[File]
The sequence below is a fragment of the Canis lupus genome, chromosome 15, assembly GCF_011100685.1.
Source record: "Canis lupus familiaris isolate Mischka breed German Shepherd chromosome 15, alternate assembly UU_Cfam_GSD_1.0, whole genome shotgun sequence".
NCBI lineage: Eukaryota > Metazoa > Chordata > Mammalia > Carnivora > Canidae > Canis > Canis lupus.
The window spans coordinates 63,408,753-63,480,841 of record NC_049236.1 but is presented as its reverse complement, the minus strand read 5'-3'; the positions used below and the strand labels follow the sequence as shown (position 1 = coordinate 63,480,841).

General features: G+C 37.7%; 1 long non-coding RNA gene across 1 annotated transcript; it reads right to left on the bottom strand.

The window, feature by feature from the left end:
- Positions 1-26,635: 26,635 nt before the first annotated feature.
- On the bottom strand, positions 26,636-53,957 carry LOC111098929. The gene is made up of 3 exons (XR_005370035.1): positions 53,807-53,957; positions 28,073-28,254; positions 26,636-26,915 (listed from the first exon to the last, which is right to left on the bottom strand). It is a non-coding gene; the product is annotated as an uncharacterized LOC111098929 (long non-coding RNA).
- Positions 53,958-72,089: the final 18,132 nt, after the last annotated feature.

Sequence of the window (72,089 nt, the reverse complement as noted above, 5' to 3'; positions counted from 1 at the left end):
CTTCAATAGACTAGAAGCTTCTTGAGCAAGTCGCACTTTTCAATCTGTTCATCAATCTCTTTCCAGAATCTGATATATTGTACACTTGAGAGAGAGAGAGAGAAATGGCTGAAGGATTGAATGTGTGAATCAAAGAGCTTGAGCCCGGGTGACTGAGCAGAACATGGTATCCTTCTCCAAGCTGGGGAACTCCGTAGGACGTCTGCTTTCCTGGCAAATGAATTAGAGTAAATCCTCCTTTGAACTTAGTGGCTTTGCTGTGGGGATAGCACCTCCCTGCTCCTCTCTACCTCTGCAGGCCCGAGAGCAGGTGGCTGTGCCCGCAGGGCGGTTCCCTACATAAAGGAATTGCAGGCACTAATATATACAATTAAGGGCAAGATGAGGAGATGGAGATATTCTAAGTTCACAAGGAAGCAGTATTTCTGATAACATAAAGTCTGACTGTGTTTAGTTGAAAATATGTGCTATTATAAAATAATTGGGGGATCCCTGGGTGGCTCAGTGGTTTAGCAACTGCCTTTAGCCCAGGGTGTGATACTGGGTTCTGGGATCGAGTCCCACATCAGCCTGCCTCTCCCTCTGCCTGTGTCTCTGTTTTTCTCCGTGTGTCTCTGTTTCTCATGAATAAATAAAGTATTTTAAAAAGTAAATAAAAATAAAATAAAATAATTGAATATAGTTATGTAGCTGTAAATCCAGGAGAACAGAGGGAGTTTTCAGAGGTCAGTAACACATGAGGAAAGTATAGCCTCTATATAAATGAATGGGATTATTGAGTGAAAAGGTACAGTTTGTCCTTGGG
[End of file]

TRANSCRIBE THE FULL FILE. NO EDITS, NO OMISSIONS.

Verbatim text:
The sequence below is a fragment of the Canis lupus genome, chromosome 15, assembly GCF_011100685.1.
Source record: "Canis lupus familiaris isolate Mischka breed German Shepherd chromosome 15, alternate assembly UU_Cfam_GSD_1.0, whole genome shotgun sequence".
NCBI lineage: Eukaryota > Metazoa > Chordata > Mammalia > Carnivora > Canidae > Canis > Canis lupus.
The window spans coordinates 63,408,753-63,480,841 of record NC_049236.1 but is presented as its reverse complement, the minus strand read 5'-3'; the positions used below and the strand labels follow the sequence as shown (position 1 = coordinate 63,480,841).

General features: G+C 37.7%; 1 long non-coding RNA gene across 1 annotated transcript; it reads right to left on the bottom strand.

The window, feature by feature from the left end:
- Positions 1-26,635: 26,635 nt before the first annotated feature.
- On the bottom strand, positions 26,636-53,957 carry LOC111098929. The gene is made up of 3 exons (XR_005370035.1): positions 53,807-53,957; positions 28,073-28,254; positions 26,636-26,915 (listed from the first exon to the last, which is right to left on the bottom strand). It is a non-coding gene; the product is annotated as an uncharacterized LOC111098929 (long non-coding RNA).
- Positions 53,958-72,089: the final 18,132 nt, after the last annotated feature.

Sequence of the window (72,089 nt, the reverse complement as noted above, 5' to 3'; positions counted from 1 at the left end):
CTTCAATAGACTAGAAGCTTCTTGAGCAAGTCGCACTTTTCAATCTGTTCATCAATCTCTTTCCAGAATCTGATATATTGTACACTTGAGAGAGAGAGAGAGAAATGGCTGAAGGATTGAATGTGTGAATCAAAGAGCTTGAGCCCGGGTGACTGAGCAGAACATGGTATCCTTCTCCAAGCTGGGGAACTCCGTAGGACGTCTGCTTTCCTGGCAAATGAATTAGAGTAAATCCTCCTTTGAACTTAGTGGCTTTGCTGTGGGGATAGCACCTCCCTGCTCCTCTCTACCTCTGCAGGCCCGAGAGCAGGTGGCTGTGCCCGCAGGGCGGTTCCCTACATAAAGGAATTGCAGGCACTAATATATACAATTAAGGGCAAGATGAGGAGATGGAGATATTCTAAGTTCACAAGGAAGCAGTATTTCTGATAACATAAAGTCTGACTGTGTTTAGTTGAAAATATGTGCTATTATAAAATAATTGGGGGATCCCTGGGTGGCTCAGTGGTTTAGCAACTGCCTTTAGCCCAGGGTGTGATACTGGGTTCTGGGATCGAGTCCCACATCAGCCTGCCTCTCCCTCTGCCTGTGTCTCTGTTTTTCTCCGTGTGTCTCTGTTTCTCATGAATAAATAAAGTATTTTAAAAAGTAAATAAAAATAAAATAAAATAATTGAATATAGTTATGTAGCTGTAAATCCAGGAGAACAGAGGGAGTTTTCAGAGGTCAGTAACACATGAGGAAAGTATAGCCTCTATATAAATGAATGGGATTATTGAGTGAAAAGGTACAGTTTGTCCTTGGG